A lady was introduced, and when asked how old she was she replied with a grin and a wiggle of her comfortable frame... "Forty seven... and that's on both sides"

Susan Boyle (remember that name)before going on stage, Ms. Boyle admitted some self-deprecating facts about herself (she's never been kissed and lives alone with her cat, Pebbles). For those reasons and more, audiences were expecting it was a joke in the William Hung school of singing style. How they were wrong!

Within seconds of her wonderful voice hitting the opening notes of I Dreamed a Dream" from Les Miserables. The audience and judges went from open mouthed disbelief, to a complete standing ovation leaving the judges (including Simon Cowell) either speechless or in tears.

Ms' Boyle has became a Web and national phenomenon overnight. This may have been the first you've heard of her, but it certainly won't be the last. You can watch her performance below...


Monday, April 13, 2009

What's New? My “Allbooks Review” that’s what’s new!

Today I received a review from Margaret Orford, at Allbooks Reviews.

Allbooks Review International is another example of a great service that is available for authors without spending a fortune. The site has been voted 1 of 101 Best Websites for writers two years in a row by Writer's Digest. It also does not discriminate between Traditional and Print on Demand Publishers. That alone is something special.

To receive the review I have, from such an auspicious service means a lot for me and my book “Across the Pond”.

Margaret writes…

“ Disappointed that he will not join his parents on a trip for two to Australia, Fred is left with an ultimatum. He has the choice to go to Scotland to visit family, or go ‘across the pond’ to the United States to visit family friends. He chooses to go across the pond, and ends up quite happy with his decision. The family he visits has a daughter, Brittany, his own age, and they grow a fast friendship which quickly develops into something more. Fred has his daily struggles with the differences in the English language from across the pond, which comes up at the most amusing moments. As Fred daily struggles with the language and cultural differences, he learns more about America’s favorite pastime, baseball, and confronts the neighborhood bully, earning the title of the ‘English knight’ when he stands up for Britt against this bully.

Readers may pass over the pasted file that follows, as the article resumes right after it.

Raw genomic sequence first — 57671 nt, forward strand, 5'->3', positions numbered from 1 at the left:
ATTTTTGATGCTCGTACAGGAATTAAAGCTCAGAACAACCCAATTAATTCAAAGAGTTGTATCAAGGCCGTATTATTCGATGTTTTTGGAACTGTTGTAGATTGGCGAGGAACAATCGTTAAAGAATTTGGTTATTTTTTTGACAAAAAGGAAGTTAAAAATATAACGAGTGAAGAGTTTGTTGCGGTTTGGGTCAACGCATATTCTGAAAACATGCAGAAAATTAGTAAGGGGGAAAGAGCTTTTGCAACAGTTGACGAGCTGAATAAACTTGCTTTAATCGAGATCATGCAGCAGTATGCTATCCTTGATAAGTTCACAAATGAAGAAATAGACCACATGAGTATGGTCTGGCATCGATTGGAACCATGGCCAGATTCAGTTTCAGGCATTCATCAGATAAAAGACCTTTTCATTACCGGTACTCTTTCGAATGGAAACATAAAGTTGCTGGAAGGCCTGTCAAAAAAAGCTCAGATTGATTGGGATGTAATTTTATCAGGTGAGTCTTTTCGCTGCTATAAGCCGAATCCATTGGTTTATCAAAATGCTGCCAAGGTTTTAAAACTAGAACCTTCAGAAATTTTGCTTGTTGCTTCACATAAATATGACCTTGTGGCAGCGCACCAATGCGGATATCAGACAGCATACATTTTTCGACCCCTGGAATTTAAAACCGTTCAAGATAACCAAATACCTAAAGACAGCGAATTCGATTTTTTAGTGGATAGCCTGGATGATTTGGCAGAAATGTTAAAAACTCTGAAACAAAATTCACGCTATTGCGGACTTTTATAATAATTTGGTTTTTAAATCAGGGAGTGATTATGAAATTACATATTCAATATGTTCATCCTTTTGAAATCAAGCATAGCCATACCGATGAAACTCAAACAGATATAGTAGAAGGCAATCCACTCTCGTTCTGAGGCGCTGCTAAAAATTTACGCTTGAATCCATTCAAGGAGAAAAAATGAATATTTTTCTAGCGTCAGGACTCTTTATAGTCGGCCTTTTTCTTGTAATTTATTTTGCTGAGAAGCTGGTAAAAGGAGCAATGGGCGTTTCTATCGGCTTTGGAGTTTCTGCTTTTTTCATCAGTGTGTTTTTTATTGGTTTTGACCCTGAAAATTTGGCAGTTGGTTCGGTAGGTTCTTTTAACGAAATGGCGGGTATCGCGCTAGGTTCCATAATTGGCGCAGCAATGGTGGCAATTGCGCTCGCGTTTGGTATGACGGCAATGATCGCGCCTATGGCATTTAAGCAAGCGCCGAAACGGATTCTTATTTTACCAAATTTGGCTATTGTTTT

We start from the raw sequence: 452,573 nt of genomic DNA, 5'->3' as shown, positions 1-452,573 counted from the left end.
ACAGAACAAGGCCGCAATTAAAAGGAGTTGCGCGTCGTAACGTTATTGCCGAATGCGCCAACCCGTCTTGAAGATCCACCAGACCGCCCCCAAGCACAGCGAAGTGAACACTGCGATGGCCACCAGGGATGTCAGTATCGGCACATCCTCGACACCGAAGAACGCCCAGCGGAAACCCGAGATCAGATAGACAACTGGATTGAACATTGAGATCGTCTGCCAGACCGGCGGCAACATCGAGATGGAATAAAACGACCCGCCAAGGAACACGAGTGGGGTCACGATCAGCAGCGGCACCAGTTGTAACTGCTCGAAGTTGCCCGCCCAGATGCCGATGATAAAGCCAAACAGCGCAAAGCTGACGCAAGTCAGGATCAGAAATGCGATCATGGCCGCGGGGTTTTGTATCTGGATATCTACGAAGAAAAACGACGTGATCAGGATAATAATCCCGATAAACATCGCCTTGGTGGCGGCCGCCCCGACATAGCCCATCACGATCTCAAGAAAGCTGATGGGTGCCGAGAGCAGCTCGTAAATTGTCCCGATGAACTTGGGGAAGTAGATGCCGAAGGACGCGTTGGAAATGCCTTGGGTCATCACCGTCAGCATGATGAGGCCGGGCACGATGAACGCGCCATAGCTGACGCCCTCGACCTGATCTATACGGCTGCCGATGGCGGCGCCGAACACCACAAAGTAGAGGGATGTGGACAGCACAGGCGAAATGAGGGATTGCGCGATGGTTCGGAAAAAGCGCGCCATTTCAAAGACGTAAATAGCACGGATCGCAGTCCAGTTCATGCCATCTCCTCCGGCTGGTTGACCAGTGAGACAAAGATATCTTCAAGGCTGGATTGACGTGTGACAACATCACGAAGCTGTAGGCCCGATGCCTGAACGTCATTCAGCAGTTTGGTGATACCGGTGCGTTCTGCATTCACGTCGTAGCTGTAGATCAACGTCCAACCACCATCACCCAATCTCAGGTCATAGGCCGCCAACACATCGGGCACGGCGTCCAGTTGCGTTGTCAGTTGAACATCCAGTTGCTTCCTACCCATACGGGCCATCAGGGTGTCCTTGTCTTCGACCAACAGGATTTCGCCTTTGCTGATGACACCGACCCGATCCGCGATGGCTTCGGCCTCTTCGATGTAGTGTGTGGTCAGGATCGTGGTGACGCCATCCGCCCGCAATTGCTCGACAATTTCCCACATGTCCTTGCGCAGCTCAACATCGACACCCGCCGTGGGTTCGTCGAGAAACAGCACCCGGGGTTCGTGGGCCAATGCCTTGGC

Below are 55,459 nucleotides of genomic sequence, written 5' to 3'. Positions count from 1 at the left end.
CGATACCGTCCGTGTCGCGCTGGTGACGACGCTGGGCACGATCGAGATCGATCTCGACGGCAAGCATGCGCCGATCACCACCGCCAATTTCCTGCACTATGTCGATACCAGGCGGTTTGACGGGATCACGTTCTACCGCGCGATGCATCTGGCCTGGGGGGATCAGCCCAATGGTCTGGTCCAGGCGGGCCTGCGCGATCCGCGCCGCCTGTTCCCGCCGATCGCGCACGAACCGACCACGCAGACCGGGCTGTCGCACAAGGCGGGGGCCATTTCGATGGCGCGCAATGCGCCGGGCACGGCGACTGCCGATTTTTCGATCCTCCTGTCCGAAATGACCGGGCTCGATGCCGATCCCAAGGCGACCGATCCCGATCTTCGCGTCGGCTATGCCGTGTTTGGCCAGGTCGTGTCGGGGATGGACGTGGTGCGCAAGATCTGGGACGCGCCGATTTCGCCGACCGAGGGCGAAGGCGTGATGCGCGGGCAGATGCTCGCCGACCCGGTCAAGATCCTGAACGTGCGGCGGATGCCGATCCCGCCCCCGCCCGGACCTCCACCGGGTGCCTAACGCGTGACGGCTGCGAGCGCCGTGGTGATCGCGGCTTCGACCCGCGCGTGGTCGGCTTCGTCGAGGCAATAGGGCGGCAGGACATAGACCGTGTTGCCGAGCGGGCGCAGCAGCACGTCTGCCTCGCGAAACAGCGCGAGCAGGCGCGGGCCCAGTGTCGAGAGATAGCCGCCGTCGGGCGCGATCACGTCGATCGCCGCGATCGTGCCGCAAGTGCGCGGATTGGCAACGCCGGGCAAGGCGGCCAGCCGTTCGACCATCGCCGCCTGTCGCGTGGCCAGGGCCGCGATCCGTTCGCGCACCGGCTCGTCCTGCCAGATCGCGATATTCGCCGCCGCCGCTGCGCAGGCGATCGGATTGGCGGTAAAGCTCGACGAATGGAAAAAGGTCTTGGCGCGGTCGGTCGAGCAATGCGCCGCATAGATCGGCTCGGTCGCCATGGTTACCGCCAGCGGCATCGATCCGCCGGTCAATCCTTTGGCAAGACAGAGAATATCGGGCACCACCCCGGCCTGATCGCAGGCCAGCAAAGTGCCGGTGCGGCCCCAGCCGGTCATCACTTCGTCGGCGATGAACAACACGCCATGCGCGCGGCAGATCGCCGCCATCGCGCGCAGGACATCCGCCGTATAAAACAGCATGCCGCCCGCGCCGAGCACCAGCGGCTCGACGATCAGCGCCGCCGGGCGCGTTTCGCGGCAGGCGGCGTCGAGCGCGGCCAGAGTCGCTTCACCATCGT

Storyheart writes a good story. His ability to portray the differences between two unique and slightly different English cultures is both poignant and amusing. The author weaves the reader into a convincing contemporary setting that depicts cultural differences, bullying and star-crossed lovers…

This is a quick, enjoyable read, with some humorous moments.
Across the Pond is highly recommended by: Margaret Orford, Allbooks Reviews.

Thank you so much for the review Margaret

Sunday, April 12, 2009

Storyhearts Sunday UK Blog - What is Boxing Day?

Few Americans have any idea that there is even such a thing as Boxing Day, let alone why the holiday, which celebrated in places such as Great Britain, Canada, Australia and New Zealand, is a statutory holiday.

Despite its name, Boxing Day, has nothing to do with pugilistic competition. Nor is it a day for people to return unwanted Christmas presents or clear the house of empty boxes.

It is normally held on December 26th, or the following Monday if December 26 falls on a Saturday or Sunday. It became a celebrated holiday in the middle of the nineteenth century, under Queen Victoria.

There are several claims to the origin of Boxing Day all of which might be correct in some form or other.

Some historians say on the day after Christmas, members of the merchant class would give boxes containing food and fruit, clothing, and/or money to trades people and servants. The gifts were an expression of gratitude much like when people receive bonuses, from their employer, for a job well done, today. These gifts, given in boxes, gave the holiday its name, "Boxing Day".

Another theory is that the boxes placed in churches where parishioners deposited coins for the poor were opened and the contents distributed on December 26, which is also the Feast of St. Stephen. One of the seven original deacons of the Christian Church, who were ordained by the Apostles to care for widows and the poor.
This is remarked about in the Christmas Carol, “Good King Wenceslas looked out on the feast of Stephen”.
Where “gifts of flesh (meat), wine and wood” are made to a poor man struggling through the snow.

Today, Boxing Day is spent with family and friends with lots of fun and food, more relaxed than Christmas day with all the rush to cook Christmas dinner etc. It is also a major sporting day, with numerous horse race meeting, soccer games etc taking place.







Saturday, April 11, 2009


Todays radio podcast was "A Book and a Chat" with Karen White

The chat went very well, Karen was a pleasure to interview, and we learnt lots of things about this
marvelous author.

One thing, is that her much awaited follow up to "The House on Tradd Street" will be out in November
and that her publisher has asked her for two follow up books... So keep an eye out for those.

Listen to Karen at either the radio site.

My Blog site

or else download the mp3 file from